It's not puritanism, sexual repression, political correctness or feminism that makes women complain about men's poor behaviour.  It's men's poor behaviour that's to blame.  When it comes to street encounters and approaches, maybe sexually desperate, 'oppressed' straight white guys should consider the social and legal rules that apply in general. Think about the chugger, the religious nut, the Big Issue seller and the individual dressed as a giant mushroom trying to tempt you into the new pizza restaurant. You hope they'll get out of your way. You try to communicate that you're not interested. But you don't expect them to call you an uptight cunt and physically attack you if you just walk on by...




Saturday, 5 April 2014

Twenty years ago? Oh come off it!

It was one of those unexpected jolts that occasionally occur even when you're, well, young at heart. A piece showed up on my Twitter feed mentioning that it was 20 years ago the Kurt Cobain topped himself and Britpop sort of began. And I thought, 20 years? Can't be right. That was only a couple of summers ago, surely.
And then I thought: 1994! I didn't even have a mobile phone, then. And though I did have a book out, sort of (it was full length but printed in 'magazine format' ie softcover A5 and sold in newsagents rather than bookshops), the main promotion I did was borrowing copies from the office and taking them round the various rock clubs of the West End to show them to my mates and deal with the delicate social ramifications of people thinking that this or that character in the story was based on them, or on their boyfriend or girlfriend. No Twitterstorms or Facebook pages for that one. It would be about another year before I even worked out what the Internet was.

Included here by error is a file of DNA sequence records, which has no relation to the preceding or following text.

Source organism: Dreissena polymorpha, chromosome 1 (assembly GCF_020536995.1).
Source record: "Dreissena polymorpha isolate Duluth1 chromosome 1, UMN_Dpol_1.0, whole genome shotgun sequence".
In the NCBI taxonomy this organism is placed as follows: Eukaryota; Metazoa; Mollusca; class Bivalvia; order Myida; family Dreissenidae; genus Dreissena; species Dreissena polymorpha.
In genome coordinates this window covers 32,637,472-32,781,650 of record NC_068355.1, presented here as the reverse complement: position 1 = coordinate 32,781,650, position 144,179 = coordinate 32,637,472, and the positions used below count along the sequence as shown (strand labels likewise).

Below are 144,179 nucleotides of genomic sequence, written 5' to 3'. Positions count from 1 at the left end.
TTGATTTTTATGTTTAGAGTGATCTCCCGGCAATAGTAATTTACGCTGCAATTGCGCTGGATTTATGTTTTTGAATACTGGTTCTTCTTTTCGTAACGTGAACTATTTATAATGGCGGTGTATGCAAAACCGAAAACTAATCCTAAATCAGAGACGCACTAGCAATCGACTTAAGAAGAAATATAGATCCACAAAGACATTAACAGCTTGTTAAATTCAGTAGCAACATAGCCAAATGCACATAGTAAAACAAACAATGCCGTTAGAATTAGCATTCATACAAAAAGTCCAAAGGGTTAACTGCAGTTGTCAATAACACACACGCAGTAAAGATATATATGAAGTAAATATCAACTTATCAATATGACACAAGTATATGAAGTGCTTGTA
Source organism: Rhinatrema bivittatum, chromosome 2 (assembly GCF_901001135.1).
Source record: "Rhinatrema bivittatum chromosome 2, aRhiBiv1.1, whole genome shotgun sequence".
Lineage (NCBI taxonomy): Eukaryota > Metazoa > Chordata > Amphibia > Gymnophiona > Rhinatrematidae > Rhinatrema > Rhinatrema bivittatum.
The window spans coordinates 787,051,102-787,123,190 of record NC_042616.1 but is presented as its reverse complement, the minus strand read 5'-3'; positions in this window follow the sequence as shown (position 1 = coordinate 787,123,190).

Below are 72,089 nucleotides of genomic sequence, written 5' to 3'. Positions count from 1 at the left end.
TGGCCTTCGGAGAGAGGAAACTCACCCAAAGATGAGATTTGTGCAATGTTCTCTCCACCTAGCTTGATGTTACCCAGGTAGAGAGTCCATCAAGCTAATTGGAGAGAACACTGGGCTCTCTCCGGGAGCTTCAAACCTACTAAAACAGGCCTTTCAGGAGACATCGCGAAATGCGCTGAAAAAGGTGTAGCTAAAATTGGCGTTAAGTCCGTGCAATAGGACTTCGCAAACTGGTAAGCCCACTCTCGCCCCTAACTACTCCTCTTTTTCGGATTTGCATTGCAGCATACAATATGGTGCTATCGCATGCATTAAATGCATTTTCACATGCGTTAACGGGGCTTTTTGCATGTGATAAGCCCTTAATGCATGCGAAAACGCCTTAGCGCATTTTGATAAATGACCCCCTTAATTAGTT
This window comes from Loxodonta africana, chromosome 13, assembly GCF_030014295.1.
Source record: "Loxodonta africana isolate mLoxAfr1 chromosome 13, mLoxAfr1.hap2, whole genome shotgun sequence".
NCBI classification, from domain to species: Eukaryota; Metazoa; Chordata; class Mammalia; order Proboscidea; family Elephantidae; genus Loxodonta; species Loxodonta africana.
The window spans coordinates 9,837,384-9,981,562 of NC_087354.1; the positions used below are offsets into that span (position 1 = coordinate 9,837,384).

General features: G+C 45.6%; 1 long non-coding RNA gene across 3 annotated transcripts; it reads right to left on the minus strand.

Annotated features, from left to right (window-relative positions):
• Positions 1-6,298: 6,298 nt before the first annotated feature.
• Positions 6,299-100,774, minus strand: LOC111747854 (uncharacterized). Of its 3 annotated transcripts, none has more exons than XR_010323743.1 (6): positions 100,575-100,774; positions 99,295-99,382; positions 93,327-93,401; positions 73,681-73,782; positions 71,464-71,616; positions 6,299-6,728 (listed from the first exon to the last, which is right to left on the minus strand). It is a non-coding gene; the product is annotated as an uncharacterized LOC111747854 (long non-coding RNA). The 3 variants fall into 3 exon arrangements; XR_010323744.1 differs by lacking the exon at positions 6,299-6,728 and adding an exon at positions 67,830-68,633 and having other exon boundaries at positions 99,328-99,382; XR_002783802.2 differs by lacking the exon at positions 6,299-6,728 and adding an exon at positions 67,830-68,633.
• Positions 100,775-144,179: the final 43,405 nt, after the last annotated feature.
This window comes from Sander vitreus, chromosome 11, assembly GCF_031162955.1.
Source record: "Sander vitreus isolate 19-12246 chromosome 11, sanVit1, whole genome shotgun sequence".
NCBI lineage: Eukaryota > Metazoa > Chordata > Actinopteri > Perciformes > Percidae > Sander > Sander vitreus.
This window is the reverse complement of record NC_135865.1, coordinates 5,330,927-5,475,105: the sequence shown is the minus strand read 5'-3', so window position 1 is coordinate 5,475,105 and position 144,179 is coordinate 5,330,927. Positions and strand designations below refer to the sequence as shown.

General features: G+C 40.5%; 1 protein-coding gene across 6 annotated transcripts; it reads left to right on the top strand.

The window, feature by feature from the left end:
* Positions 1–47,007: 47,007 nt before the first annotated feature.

I don't think there are many copies of Cathouse still in existence, and glancing through the last survivor on my own bookshelf makes me wince a bit at its many flaws, but I do remember how much I enjoyed writing it, and how incredibly exciting it was to tell all my friends that it was ACTUALLY OUT NOW! IN SHOPS!

As it is, I'm in the early preliminary stages (or at least my Other Self is) of piecing together a new book, about which I can say only that it does involve the effects of the past on the present, so thinking back is a moderately useful exercise. And music is one of the best tools for taking your mind back into the past. While I was out of my teens in the Britpop era, I was still very interested in music, still buying records on vinyl (does anyone even know what that is now?) and still, as I am even now, fascinated by bands, their dynamics, their stories, their ideas. 

I think the new book might be about to get interesting even if it's not possible to quote song lyrics without getting in a legal stew.